• 2- On October 2, we hit our initial profit target of .8783 (50 pips), take profits on one-third of our position, and move our stop up to .8734, 1 pip better than break even on our trade entry point, in accordance with the rules of our strategy.
  • 3- Still on October 2, we hit our second profit target of .8813 (just 3 pips off what turned out to be the near-term high—a pretty good take-profit point!), close out another third of our position, and move our stop on the remaining third of our position to .8751.
  • 4- On October 3, we are stopped out of our remaining position at .8767 (6 pips below the 50 EMA at that time—a 33-pip profit from our .8733 trade entry point). This candle is also a trigger for us to enter a short trade, since it closes back below the 50 EMA, at .8763, with an initial stop at .8789.
  • 5- On October 3, we hit both our 50-pip and 80-pip profit levels, and we move our stop appropriately.
  • 6- One candle later, we hit our 100-pip profit target and close out the remainder of our trade. (This also ends up being a pretty good take-profit point, as the bottom turns out to be just about 20 pips below our third profit target.)
  • 7- On October 6, we enter a new long position at .8728 on an hourly close back above the 50 EMA. We are eventually stopped out for a 20-pip loss.

So, how’d we do?
- On our first trade, we made profits of 50, 80, and 33 pips respectively on the three-thirds of our trade. Our average profit per third of our position was 54 pips.
- Second trade, we hit all three profit targets of 50, 80, and 100 pips. Our average profit per third was 76 pips.
- Third trade, stopped out for 20-pip loss on total position.
- Overall, two out of three winning trades, total net profit of 110 pips for the seven-day period. Not bad, eh?

Now, I’m sure that if we played it out for a month or more, we’d encounter some losses that would lead us to slightly alter the strategy, to tweak it a bit for better performance—after all, that’s how you improve your trading strategy, by practicing it and analyzing how you can improve its performance. But the bottom line is this:

Bottom Line

The bottom line is that successful, very profitable forex trading does not require a bunch of complicated technical indicators or a vastly complicated trading system. A very simple, basic, logical trading strategy, practiced with good money management (to minimize risk), simple discipline, and adherence to a few basic trading rules will work just fine. I talk elsewhere, and often, about the fact that it’s the psychological mindset of winning traders that makes them winning traders, not some secret trading method that they possess.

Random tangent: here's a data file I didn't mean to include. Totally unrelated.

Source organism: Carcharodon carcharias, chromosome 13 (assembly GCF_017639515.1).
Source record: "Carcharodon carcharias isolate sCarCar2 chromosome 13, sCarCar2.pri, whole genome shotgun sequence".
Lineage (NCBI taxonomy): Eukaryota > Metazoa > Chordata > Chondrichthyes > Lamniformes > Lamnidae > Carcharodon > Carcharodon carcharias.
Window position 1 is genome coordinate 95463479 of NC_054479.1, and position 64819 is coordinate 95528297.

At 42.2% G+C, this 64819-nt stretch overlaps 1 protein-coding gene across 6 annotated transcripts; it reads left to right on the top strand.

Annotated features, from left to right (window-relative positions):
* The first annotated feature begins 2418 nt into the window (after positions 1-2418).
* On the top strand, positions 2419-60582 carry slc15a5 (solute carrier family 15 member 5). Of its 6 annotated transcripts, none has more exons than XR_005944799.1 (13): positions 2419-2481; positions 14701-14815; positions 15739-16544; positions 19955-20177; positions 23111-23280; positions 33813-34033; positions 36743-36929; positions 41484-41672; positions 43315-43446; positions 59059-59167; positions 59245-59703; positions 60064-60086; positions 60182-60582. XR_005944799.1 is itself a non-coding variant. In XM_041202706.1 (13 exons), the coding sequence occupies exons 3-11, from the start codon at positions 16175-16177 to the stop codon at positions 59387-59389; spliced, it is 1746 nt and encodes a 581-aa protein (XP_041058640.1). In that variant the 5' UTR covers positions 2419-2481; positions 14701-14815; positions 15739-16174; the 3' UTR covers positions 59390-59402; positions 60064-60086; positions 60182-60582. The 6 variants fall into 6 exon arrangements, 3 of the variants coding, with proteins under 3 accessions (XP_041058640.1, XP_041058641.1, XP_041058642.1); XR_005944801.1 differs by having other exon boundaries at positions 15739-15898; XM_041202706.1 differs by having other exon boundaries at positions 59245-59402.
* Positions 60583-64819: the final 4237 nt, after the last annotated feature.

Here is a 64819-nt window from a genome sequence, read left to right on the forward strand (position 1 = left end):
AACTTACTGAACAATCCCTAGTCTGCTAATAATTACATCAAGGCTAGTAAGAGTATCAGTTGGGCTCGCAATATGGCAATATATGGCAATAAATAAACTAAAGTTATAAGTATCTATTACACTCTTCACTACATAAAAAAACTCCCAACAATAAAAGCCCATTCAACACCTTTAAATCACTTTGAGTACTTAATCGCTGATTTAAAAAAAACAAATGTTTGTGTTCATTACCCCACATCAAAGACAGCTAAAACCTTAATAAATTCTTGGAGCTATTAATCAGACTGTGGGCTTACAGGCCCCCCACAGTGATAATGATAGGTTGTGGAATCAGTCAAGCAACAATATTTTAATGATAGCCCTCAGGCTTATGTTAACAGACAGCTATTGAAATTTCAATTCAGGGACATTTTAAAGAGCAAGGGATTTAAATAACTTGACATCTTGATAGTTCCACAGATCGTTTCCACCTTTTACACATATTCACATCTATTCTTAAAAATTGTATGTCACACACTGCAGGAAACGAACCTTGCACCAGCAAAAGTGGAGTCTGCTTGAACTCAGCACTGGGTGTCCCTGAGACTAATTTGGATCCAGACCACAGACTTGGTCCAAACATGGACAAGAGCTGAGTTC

This article illustrates the theory that one can profitably trade the forex markets using just a very simple trading strategy.



Using just one common moving average indicator and a few common-sense rules, we were able to make over a 100-pip profit in one week.



Our winning trade percentage was 66%, and our worst loss was only 20 pips.


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writer bio


Jack Maverick has over 20 years of experience in futures and forex trading, first as a broker and then as an independent trader.  He enjoys sharing the trading wisdom and knowledge he has gained from his own trading experience and from other successful traders.

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# Mobileguru
Friday, December 5, 2014 9:09 AM
Can this strategy somehow be applied to binary options. My initial reaction is not likely since we don't have the same level of control as we do in the forex market.

I am interested in your thoughts about this strategy or anything close to it working with binary options.

 Jack Maverick
# Jack Maverick
Monday, December 8, 2014 10:58 PM
As I stated elsewhere, I don't personally trade binary options, so I can't really offer any intelligent comment on the subject. :)